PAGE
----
Many of us instantly think of big, round, orange fruits when we hear the word "pumpkin." However, there are so many different kinds of pumpkins, gourds and squashes all with unique flavors and uses! Pumpkins grown for carving have been bred to be flat on the bottom and mostly hollow. Because of that, they aren’t typically very good for eating. While the seeds are yummy, people don’t usually eat the flesh because it is bland and watery. All squashes contain vitamin A and C, some of the B vitamins and iron. Below are some of the varieties we carry along with some information about their uses and flavor. Our pumpkins and gourds are pesticide-free.

All Pumpkin and Gourd Varieties:

Baby Bear Pumpkin

Blue Hubbard Squash

Blue Jarrahdale Pumpkin

Casperita Pumpkin

Cinderella Pumpkin

Cushaw Pumpkin

Jack O’ Lantern Pumpkin

Jill-Be-Little Pumpkin

Kabocha Pumpkin

Lumina Pumpkin

Marin Di Chiogga Pumpkin

Peanut Pumpkin

Pie Pumpkin

Porcelain Doll Pumpkin

Red October Pumpkin

Rouge Vif D’Etamps Pumpkin

Snowball Pumpkin

Valeniano Pumpkin

We-B-Little Pumpkin

Wolf Pumpkin

Popular Varieties with Photos and Information:

Cinderella Pumpkin

Cinderella pumpkins get their name from their shape because they resemble Cinderella’s coach. These heirloom pumpkins aren’t just pretty, they are also edible! They have delicious orange flesh that is great for pies and savory dishes.

Wolf Pumpkin

Wolf pumpkin are distinct due to their huge handles. They are round, deep orange and great for carving.

Pie Pumpkin

Pie pumpkins are small and dense and usually have a medium or dark orange color. They are great for eating because they are sweet and dense unlike carving pumpkins. If you want to make a pumpkin pie, these are your pumpkins! One pumpkin makes 1-2 pies.

Peanut Pumpkin

peanut-pumpkin-lapsleys They are covered in what looks like peanut shells which are created by the build-up of excess sugars in the flesh. In other words, the more peanuts, the tastier the fruit.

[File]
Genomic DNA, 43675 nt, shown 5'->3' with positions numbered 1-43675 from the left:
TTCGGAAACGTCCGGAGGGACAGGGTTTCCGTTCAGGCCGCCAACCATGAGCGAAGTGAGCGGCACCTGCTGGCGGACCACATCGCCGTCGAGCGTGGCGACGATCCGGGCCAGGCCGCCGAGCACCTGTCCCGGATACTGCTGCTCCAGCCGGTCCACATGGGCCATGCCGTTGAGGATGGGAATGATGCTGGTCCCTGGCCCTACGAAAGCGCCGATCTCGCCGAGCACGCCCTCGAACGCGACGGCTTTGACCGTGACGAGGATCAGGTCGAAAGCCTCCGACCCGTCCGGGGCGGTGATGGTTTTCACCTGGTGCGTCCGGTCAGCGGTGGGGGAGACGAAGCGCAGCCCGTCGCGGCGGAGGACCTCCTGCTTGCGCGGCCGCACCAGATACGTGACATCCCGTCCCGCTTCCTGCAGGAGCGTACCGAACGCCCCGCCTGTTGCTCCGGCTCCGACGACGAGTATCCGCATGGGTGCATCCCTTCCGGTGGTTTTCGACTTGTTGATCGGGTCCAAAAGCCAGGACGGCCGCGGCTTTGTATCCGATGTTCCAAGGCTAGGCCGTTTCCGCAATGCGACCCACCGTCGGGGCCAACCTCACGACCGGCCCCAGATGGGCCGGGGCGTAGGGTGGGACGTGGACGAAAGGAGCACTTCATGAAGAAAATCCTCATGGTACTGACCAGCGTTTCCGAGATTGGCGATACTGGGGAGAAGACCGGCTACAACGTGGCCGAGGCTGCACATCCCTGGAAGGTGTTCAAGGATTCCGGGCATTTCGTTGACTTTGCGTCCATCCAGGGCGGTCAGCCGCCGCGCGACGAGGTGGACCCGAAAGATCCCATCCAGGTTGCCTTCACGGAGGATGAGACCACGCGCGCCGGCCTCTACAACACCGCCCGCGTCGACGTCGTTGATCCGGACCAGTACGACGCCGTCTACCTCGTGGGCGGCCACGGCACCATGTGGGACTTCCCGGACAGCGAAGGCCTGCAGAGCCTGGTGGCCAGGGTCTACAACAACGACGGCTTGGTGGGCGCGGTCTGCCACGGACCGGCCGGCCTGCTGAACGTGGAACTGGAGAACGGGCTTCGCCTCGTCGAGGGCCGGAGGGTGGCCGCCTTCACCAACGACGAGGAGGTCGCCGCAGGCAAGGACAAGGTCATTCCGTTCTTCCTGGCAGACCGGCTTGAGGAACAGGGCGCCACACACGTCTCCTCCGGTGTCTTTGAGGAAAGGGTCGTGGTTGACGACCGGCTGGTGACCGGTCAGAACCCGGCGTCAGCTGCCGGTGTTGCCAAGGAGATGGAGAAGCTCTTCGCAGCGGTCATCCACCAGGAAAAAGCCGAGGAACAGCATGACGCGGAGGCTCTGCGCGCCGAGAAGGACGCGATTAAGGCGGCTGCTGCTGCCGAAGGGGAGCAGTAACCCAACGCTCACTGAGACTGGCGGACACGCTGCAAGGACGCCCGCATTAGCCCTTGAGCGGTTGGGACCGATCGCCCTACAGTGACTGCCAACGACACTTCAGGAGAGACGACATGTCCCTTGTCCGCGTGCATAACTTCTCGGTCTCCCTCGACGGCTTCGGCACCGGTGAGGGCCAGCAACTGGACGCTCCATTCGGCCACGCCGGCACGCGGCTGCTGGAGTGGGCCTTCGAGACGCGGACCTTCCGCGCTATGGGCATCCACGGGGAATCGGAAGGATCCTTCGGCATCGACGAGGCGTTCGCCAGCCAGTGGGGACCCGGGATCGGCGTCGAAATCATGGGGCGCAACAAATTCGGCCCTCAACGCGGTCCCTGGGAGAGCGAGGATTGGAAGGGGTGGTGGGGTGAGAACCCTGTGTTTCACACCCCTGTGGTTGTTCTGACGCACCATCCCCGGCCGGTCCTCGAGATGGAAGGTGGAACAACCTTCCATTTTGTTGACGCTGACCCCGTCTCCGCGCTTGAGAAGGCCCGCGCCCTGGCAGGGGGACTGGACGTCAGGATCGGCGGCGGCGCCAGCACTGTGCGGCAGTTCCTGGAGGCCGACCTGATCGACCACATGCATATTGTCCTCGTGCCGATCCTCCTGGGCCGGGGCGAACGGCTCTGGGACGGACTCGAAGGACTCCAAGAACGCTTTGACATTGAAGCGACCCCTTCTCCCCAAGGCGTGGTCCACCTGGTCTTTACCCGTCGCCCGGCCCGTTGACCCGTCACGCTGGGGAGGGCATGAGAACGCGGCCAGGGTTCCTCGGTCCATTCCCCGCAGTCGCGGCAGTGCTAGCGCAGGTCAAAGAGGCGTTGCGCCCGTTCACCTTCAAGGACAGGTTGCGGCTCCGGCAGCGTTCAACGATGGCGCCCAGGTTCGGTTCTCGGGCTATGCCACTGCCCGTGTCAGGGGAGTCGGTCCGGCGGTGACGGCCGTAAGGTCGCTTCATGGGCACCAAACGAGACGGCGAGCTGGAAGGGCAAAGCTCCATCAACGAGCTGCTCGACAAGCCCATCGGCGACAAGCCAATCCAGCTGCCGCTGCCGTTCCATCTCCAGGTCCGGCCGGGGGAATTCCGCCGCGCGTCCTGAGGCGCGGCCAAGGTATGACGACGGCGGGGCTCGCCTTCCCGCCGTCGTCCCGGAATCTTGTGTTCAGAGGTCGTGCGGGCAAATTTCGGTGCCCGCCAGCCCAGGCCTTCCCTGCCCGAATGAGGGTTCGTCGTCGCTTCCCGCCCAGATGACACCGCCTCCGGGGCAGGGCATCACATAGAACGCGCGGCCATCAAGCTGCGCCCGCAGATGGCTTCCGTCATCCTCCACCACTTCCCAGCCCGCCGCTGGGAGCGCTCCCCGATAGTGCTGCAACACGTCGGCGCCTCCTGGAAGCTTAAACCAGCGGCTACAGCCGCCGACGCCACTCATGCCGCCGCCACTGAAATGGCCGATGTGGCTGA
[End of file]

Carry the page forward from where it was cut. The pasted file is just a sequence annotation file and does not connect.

Delicious, yellow fruit that is savory and sweet. Best pureed as a pie filling or mashed. Hubbards have a hard rind so people usually cook it in its skin. You can cut it in half, take the seeds out and bake it until you can pierce it with a fork or you can cook it into casseroles, stews or pies. These squashes do it all!

Jack Be Little Pumpkins and mini pumpkins

img_6921 img_6919 Kids love these little pumpkins! They are perfect for displays and decorating. Try drawing faces on them, bowling with them or hollowing them out and stuffing them with food or use them as a planter pot for succulents. No matter what use you find for them, they will be an adorable addition! They come in different colors from dark orange to white.


This pumpkin is wonderfully decorative due to its unusual color. This pumpkin traces its origin to New Zealand. They have mild, slightly sweet, almost fruity, golden-yellow flesh that smells as delicious as it tastes! They are good for displays as they have strong handles and a flat base. These pumpkins are dense and their flesh is rich.